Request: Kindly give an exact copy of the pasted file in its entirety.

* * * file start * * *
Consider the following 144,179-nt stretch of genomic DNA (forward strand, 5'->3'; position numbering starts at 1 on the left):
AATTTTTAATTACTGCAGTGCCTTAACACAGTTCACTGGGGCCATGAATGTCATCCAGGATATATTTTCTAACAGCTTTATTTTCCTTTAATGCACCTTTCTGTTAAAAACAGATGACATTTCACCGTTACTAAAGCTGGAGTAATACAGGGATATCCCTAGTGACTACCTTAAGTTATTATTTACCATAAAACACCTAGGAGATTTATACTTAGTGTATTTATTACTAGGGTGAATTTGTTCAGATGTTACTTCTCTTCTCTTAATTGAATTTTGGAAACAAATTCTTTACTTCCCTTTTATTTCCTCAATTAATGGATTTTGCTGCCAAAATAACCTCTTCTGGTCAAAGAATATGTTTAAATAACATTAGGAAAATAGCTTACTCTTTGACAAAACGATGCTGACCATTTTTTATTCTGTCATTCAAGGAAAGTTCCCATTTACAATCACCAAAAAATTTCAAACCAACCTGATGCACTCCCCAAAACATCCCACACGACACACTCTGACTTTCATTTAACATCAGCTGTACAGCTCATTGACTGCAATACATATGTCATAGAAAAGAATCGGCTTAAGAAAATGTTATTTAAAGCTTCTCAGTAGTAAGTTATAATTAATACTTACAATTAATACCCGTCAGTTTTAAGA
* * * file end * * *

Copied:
Consider the following 144,179-nt stretch of genomic DNA (forward strand, 5'->3'; position numbering starts at 1 on the left):
AATTTTTAATTACTGCAGTGCCTTAACACAGTTCACTGGGGCCATGAATGTCATCCAGGATATATTTTCTAACAGCTTTATTTTCCTTTAATGCACCTTTCTGTTAAAAACAGATGACATTTCACCGTTACTAAAGCTGGAGTAATACAGGGATATCCCTAGTGACTACCTTAAGTTATTATTTACCATAAAACACCTAGGAGATTTATACTTAGTGTATTTATTACTAGGGTGAATTTGTTCAGATGTTACTTCTCTTCTCTTAATTGAATTTTGGAAACAAATTCTTTACTTCCCTTTTATTTCCTCAATTAATGGATTTTGCTGCCAAAATAACCTCTTCTGGTCAAAGAATATGTTTAAATAACATTAGGAAAATAGCTTACTCTTTGACAAAACGATGCTGACCATTTTTTATTCTGTCATTCAAGGAAAGTTCCCATTTACAATCACCAAAAAATTTCAAACCAACCTGATGCACTCCCCAAAACATCCCACACGACACACTCTGACTTTCATTTAACATCAGCTGTACAGCTCATTGACTGCAATACATATGTCATAGAAAAGAATCGGCTTAAGAAAATGTTATTTAAAGCTTCTCAGTAGTAAGTTATAATTAATACTTACAATTAATACCCGTCAGTTTTAAGA